(“Kotori no ie” by Akamatsu Gessen, illustrated by Tateno Yasunosuke, in Bukkyo Dōwa Zenshū, Vol. 8, p. 139-147, Translation by Henry Adams)
Long ago in the Latter Han Dynasty, there was a family named Yang who lived in the Chinese capital. They had one son named Bao. This story takes place when Bao was nine years old.
Bao’s father worked for a government official of low rank, but he was a dedicated and hard-working man. Bao’s mother was a quiet and deeply caring woman. While she did not make a particularly strong impression at first, even a passing conversation with her would give a genuine sense of her true kindness.
Bao’s mother was kind to little birds. She did not keep them as pets, but they would be naturally drawn to her, because she always set scraps of food outside the kitchen for them to eat.
Rather than throwing out wilted cabbage leaves and other scraps from her cooking, she would cut them into small pieces and set them out for the birds. Likewise, she would keep the leftovers from the family’s meals, and rather than rinsing away the bits of rice and vegetables stuck on the bottom of pots and pans, she would gather them all together to make a delicious feast for the little birds.
Even though Bao’s family only consisted of three people—Bao, his mother, and his father—because the trees in the garden were always filled with little birds, they never felt lonesome. Out of curiosity, one visitor asked Bao’s mother, “You don’t have many family members, yet how do you have such a lively household?”
“You are mistaken, our family has a great many members. Aren’t there many little birds chirping here. Listen to their voices.” she replied.
One day a neighbor visited the house seeking advice about a worrisome problem. As soon as they arrived, Bao’s mother asked the visitor, “There’s something worrying you, isn’t there?”
“How did you know?” replied the visitor.
Bao’s mother simply smiled warmly. A few days later, the worrisome problem was smoothly resolved, and the visitor returned to thank Bao’s mother.
The moment they arrived, Bao’s mother said, “Congratulations, I’m happy for you that it all worked out.”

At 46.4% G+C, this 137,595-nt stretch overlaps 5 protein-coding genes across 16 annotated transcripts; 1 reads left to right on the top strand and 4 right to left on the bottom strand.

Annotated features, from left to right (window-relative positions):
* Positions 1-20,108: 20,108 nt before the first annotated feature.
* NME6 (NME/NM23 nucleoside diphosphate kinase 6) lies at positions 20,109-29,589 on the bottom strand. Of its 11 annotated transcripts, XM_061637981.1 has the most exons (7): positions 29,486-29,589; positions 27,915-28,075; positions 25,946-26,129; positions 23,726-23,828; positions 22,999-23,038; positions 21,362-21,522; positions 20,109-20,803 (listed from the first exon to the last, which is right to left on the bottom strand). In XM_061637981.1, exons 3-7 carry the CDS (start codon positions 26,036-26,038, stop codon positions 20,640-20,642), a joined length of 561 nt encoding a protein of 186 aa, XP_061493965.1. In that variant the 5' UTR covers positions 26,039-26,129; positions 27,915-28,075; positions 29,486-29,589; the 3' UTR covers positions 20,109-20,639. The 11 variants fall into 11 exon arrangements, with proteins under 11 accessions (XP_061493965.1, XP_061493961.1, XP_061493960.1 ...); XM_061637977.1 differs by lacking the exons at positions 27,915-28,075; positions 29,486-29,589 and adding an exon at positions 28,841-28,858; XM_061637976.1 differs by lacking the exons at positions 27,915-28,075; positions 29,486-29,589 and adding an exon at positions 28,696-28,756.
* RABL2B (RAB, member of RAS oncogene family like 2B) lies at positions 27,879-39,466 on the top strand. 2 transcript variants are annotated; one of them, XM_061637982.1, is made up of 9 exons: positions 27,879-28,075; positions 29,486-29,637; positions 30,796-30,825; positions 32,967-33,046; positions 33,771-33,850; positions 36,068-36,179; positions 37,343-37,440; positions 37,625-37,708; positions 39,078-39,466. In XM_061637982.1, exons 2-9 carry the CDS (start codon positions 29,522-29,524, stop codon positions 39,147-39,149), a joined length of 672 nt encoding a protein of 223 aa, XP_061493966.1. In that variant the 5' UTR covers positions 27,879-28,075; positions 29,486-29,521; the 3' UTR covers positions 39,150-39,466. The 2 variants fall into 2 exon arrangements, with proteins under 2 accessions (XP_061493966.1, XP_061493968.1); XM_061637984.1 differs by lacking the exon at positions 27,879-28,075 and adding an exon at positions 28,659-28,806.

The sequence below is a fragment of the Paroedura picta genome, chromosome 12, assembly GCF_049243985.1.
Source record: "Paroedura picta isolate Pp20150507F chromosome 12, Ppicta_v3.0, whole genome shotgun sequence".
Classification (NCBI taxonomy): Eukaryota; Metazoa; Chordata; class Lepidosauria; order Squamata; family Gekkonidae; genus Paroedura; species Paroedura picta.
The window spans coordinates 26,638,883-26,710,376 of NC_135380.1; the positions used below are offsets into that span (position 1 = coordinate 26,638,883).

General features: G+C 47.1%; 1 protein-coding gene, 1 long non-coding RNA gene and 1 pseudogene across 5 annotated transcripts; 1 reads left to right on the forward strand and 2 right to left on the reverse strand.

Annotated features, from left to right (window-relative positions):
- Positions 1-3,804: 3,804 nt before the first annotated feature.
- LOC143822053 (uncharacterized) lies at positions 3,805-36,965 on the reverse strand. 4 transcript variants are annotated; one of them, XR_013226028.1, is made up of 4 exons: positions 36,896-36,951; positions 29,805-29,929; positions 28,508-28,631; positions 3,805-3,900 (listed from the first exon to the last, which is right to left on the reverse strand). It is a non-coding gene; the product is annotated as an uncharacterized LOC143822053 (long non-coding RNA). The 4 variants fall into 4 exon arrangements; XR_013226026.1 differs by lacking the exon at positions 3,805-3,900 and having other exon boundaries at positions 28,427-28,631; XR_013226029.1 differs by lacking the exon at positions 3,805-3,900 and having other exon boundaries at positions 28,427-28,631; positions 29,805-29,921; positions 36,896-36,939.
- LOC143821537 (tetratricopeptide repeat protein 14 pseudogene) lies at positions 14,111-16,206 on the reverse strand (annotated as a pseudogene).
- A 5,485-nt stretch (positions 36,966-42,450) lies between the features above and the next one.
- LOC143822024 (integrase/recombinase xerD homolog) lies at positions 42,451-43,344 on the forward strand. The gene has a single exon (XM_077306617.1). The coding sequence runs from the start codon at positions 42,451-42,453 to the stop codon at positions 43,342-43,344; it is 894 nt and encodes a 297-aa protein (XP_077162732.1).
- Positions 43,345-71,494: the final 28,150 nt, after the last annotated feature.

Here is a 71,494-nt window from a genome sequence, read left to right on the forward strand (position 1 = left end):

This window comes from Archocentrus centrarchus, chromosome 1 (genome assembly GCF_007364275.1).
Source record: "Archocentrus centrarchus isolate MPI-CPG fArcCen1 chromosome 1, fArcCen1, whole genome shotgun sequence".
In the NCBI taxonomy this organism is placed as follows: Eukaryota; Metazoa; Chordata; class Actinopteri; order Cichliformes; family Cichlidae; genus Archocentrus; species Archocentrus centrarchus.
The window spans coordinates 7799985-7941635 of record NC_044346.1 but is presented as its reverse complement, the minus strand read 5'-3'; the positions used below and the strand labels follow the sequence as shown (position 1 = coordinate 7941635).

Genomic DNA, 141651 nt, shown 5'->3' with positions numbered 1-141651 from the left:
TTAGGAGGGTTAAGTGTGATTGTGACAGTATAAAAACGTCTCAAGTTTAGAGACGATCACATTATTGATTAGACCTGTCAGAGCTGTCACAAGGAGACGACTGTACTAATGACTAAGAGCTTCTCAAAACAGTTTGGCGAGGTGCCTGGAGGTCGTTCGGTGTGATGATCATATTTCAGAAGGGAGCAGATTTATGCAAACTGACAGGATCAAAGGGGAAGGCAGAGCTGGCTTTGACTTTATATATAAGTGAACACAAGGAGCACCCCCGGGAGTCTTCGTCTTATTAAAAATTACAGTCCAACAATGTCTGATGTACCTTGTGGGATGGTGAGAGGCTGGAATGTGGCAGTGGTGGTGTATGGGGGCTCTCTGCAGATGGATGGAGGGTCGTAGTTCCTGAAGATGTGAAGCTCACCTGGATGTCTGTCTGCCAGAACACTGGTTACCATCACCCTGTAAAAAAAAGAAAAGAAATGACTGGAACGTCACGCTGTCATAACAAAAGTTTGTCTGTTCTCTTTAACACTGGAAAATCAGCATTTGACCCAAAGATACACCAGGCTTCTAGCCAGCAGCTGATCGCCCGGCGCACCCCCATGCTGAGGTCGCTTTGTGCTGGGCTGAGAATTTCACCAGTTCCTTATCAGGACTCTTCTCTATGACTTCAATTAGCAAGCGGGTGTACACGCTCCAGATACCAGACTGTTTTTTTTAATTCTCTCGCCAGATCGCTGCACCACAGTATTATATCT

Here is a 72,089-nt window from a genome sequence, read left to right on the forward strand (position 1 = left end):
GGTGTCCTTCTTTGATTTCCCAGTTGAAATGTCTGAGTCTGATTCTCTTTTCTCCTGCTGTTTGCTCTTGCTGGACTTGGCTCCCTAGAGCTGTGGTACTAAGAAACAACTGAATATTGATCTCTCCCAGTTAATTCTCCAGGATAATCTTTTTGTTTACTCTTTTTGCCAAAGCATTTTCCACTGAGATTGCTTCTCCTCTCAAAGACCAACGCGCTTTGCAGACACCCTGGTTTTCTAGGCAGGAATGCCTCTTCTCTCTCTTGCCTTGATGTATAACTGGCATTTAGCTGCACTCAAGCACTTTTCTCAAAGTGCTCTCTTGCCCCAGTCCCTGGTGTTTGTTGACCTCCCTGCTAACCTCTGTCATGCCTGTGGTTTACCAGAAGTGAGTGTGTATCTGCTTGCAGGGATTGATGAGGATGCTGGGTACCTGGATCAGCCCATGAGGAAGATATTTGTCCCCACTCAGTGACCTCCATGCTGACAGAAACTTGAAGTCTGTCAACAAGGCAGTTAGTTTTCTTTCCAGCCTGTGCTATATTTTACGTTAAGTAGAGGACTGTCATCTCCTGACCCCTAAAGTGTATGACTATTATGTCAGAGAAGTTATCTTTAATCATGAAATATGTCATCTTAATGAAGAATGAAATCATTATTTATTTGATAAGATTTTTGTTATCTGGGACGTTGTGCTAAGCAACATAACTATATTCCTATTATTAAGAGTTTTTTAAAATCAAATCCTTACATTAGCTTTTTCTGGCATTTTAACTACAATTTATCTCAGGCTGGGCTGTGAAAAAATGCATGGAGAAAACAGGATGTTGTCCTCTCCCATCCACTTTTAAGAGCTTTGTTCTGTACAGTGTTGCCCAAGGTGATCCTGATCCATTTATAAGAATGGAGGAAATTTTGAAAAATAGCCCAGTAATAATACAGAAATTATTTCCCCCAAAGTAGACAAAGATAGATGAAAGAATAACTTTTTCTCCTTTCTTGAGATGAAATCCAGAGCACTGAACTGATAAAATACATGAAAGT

The visitor was startled because Bao’s mother congratulated them before they had a chance to share the news, so they asked, “But I didn’t even tell you what happened yet. How did you know?”
Bao’s mother replied, “When a worried person comes to visit, the little birds sense that they are worried and stop chirping. Likewise, when a happy person comes, the little birds feel their happiness and become happy themselves, so their chirping becomes even more exuberant. Listening to the little birds told me how you were feeling.”
Like his mother, Bao too loved the little birds. He had a profoundly kind heart and cared for the little birds.
One day, he joined a few friends on an outing to play at a nearby mountain. However, he quickly returned home in a rush and out of breath.
“Mother, look what I found!” Bao called out as he showed his mother what he was carefully carrying in his hands.
“Oh my, it’s an injured sparrow, isn’t it? Poor thing!” she said.
Bao’s mother closely examined the injured sparrow and saw that it was bleeding badly from its left wing.
Bao asked his mother, “Mother, this sparrow must have been pecked by that nasty old owl. It’s injured and can’t fly, so it had fallen from the tree and was frantically flapping its wings down on the ground. Ants were swarming all around and it was writhing in pain. It was unbearably pitiful, so I quit playing and ran back home. Please put some medicine on its wound right away.”